Our father came to sleep in our house

Our father came to sleep in our house that night. He carried a small suitcase with a black mourning suit and a pair of polished shoes. Corrigan stopped him as he made his way up the stairs. ‘Where d’you think you’re going?’Our father gripped the bannister. His hands were liverspotted and I could see him trembling in his pause. ‘That’s not your room,’ sad Corrigan. Our father tottered on the stairs. He took another step up. ‘Don’t,’ said my brother. His voice was clear, full, confidant. Our father stood stunned. He climbed one more step and then turned, descended, looked around, lost.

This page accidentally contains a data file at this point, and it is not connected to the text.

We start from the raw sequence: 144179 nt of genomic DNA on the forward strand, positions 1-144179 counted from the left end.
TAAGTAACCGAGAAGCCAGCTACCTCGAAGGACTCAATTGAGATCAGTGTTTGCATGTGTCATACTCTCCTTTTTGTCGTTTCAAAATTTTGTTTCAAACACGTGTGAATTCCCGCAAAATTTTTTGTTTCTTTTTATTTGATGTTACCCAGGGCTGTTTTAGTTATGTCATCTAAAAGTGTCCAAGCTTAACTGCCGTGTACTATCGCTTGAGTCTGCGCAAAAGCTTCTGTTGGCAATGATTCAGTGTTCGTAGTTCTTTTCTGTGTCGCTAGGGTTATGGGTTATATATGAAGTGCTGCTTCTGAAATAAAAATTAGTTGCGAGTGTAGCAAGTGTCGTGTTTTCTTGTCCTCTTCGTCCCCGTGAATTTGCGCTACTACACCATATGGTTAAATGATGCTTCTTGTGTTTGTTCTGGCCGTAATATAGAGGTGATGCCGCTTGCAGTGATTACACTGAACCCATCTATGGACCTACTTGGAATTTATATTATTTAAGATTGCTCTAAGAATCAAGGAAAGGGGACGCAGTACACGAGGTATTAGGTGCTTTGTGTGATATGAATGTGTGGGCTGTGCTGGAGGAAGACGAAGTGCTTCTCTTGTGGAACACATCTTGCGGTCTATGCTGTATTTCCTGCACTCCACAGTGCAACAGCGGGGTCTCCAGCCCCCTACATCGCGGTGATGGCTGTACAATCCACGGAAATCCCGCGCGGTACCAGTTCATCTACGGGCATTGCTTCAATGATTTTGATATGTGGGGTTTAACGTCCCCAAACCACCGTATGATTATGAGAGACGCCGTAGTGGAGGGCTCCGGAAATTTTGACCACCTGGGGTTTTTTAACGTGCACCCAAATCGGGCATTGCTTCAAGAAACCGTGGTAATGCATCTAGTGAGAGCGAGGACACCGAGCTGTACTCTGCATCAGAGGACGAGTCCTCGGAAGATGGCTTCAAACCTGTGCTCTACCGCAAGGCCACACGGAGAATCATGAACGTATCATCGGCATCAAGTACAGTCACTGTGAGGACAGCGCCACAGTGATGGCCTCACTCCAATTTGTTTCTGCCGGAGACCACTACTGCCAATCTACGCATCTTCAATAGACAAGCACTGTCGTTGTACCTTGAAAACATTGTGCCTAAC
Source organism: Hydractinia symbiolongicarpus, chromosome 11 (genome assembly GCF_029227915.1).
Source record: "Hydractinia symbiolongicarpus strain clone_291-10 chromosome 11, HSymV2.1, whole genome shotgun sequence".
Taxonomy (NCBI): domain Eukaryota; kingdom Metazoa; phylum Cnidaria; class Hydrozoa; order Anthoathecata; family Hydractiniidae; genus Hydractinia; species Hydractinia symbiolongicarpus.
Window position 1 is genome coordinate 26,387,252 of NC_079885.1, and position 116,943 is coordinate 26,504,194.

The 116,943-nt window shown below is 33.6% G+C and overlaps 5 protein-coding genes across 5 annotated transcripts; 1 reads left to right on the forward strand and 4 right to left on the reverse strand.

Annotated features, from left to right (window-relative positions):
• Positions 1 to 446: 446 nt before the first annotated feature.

‘My own sons,’ he said.
We made a bed for him on a sofa in the living room, but even then Corrigan refused to stay under the same roof; he went walking in the direction of the city center and I wondered what alley he might be found in later that night, what fist he might walk into, whose bottle he might climb down inside.
— Colum McCann, Let the Great World Spin